One of the most eminent zoologists of the day, however, refers the Unicorn to the Indian Rhinoceros: and his explanation is at once brief and satisfactory. He observes: "The Indian Rhinoceros affords a remarkable instance of the obstructions which the progress of knowledge may suffer, and the gross absurdities which not unfrequently result from the wrong application of a name. This animal, to whose horn the superstition of the Persians and Arabs has in all ages attributed peculiar virtues,2 became known to the Greeks through the description of Ctesias, a credulous physician of that nation, who appears to have resided at the court of Persia in the time of the younger Cyrus, about 400 years before the birth of Christ. His account, though mixed up with a great deal of credulous absurdity, contains a very valuable and perfectly recognizable description of the Rhinoceros, under the ridiculous name, however, of the Indian Ass; and as he attributed to it a whole hoof like the horse, and a single horn in the forehead, speculation required but one step further to produce the fabulous Unicorn, such as it appears in the Royal Arms of England, and such as it has retained its hold on popular credulity for the last two thousand years."3 We suspect that Heraldry, with its animal absurdities, has contributed more to the propagation of error respecting the natural world, than any other species of misrepresentation.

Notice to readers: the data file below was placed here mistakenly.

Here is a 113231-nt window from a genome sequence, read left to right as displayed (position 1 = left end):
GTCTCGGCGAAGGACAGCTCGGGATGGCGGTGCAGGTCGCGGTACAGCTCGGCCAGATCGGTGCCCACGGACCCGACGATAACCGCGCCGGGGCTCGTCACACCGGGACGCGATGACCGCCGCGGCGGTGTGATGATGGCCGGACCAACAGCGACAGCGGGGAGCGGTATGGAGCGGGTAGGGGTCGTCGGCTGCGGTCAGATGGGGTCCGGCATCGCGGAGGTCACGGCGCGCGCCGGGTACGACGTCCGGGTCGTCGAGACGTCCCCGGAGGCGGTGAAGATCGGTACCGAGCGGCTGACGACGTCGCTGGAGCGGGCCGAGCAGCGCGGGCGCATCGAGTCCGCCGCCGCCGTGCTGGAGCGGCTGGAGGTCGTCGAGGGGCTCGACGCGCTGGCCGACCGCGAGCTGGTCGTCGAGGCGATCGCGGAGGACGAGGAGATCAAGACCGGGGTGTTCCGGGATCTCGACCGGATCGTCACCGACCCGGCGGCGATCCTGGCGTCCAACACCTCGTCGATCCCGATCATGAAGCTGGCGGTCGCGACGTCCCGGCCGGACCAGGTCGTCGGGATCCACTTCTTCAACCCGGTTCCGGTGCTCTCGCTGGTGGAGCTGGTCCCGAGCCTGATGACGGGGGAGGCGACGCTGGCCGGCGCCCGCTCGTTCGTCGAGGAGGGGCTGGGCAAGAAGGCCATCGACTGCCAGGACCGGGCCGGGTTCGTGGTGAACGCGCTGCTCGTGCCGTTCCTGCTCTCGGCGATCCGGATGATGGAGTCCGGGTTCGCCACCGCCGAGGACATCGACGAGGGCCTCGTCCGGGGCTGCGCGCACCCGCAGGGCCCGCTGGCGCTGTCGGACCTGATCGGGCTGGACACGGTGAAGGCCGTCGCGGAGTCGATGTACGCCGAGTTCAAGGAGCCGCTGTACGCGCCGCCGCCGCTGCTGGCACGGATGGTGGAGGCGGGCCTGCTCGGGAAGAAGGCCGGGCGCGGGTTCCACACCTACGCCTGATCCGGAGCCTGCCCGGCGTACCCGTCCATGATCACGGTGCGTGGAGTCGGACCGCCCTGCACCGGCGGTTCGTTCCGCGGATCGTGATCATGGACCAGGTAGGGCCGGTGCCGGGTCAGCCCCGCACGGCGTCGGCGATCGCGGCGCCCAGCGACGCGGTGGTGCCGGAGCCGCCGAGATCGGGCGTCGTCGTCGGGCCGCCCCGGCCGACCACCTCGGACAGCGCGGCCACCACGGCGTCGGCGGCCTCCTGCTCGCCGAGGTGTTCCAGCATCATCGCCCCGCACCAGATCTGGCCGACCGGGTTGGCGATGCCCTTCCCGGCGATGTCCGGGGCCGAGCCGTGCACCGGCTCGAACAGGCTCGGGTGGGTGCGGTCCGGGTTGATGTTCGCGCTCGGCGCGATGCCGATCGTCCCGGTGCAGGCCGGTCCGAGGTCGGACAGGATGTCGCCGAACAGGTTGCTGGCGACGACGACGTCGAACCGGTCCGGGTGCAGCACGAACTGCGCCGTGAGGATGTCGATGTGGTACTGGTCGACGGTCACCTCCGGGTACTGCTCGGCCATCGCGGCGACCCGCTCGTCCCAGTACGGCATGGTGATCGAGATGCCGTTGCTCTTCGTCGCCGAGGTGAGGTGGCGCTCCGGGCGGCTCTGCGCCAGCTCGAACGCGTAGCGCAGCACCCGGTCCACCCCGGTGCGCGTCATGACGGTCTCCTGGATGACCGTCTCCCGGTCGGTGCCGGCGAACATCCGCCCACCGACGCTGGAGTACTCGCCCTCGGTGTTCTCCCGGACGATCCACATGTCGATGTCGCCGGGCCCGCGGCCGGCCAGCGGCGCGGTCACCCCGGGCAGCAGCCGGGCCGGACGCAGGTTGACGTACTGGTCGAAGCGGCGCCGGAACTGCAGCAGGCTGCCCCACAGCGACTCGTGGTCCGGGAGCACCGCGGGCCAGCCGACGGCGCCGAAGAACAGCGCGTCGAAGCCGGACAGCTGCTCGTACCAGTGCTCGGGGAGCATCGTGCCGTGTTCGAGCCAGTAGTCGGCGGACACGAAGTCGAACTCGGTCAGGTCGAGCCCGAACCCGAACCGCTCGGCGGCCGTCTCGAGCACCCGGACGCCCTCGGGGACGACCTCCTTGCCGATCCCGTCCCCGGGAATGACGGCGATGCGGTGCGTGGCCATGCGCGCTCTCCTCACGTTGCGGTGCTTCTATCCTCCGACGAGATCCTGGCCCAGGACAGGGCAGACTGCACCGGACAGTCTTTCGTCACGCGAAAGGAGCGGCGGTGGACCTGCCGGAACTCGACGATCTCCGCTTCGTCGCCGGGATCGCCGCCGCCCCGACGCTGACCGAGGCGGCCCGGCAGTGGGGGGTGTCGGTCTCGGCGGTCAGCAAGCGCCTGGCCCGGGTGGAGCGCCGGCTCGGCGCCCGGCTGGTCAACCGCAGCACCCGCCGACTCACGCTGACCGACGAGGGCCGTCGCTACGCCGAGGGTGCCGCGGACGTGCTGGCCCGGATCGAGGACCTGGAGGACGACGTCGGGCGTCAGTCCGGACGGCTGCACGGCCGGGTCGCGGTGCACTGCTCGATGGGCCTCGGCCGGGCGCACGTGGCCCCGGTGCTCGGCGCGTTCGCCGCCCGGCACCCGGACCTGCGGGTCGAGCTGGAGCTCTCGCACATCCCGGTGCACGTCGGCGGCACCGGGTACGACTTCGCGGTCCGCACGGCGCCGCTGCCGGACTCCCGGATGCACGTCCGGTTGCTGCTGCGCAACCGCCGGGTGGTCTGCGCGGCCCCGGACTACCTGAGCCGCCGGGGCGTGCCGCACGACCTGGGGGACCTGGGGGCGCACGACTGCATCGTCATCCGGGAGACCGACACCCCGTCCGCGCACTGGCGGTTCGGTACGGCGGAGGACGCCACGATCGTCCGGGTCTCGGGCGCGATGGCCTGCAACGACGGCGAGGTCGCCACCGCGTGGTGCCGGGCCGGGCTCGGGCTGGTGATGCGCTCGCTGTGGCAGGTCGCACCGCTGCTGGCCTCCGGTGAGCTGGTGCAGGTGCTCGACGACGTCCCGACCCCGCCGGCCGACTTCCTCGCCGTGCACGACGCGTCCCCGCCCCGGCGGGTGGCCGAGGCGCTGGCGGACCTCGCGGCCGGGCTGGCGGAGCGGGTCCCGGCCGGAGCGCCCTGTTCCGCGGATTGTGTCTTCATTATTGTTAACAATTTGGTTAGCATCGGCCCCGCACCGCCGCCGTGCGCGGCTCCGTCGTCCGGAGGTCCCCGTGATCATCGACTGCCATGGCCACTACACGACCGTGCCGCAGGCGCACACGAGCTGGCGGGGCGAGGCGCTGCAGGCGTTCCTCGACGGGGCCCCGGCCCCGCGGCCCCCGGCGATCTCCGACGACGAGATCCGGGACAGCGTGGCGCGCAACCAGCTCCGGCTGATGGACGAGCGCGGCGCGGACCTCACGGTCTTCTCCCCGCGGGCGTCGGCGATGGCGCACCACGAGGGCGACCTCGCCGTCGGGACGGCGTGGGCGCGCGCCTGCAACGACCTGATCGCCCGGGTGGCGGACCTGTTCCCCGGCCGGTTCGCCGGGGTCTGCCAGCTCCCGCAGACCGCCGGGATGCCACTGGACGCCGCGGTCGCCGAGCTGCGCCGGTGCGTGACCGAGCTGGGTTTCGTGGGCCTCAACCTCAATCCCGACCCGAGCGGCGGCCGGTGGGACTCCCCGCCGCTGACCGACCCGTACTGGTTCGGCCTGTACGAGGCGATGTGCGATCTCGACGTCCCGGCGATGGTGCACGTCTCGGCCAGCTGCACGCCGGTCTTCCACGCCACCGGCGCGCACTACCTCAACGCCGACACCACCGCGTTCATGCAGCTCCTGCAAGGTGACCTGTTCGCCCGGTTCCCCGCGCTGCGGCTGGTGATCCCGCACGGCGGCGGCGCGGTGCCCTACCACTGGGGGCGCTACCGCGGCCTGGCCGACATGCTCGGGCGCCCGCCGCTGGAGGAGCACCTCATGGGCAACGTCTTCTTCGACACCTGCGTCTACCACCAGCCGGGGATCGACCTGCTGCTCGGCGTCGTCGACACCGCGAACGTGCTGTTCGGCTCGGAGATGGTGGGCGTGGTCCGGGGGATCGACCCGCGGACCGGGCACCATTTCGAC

It should be added, that the Rev. John Campbell, in his Travels in South Africa (vol. ii. p. 2944), describes the head of another animal, which, as far as the horn is concerned, seems to approach nearer than the common rhinoceros to the Unicorn of the ancients. While, in the Machow territory, the Hottentots brought to the traveller a head different from that of any rhinoceros that had previously been killed. "The common African Rhinoceros has a crooked horn resembling a cock's spur, which rises about nine or ten inches above the nose, and inclines backward; immediately behind which is a straight thick horn. But the head they brought, had a straight horn projecting three feet from the forehead, about ten inches above the tip of the nose. The projection of this great horn very much resembles that of the fanciful Unicorn in British arms. It has a small thick horny substance eight inches long, immediately behind it, and which can hardly be observed on the animal at the distance of 100 yards; so that this species must look like a Unicorn (in the sense 'one-horned') when running in the field." The author adds: "the animal is considered by naturalists, since the arrival of the skull in London, to be the Unicorn of the ancients, and the same that is described in Job. xxxix." A fragment of the skull, with the horn, is deposited in the Museum of the London Missionary Society.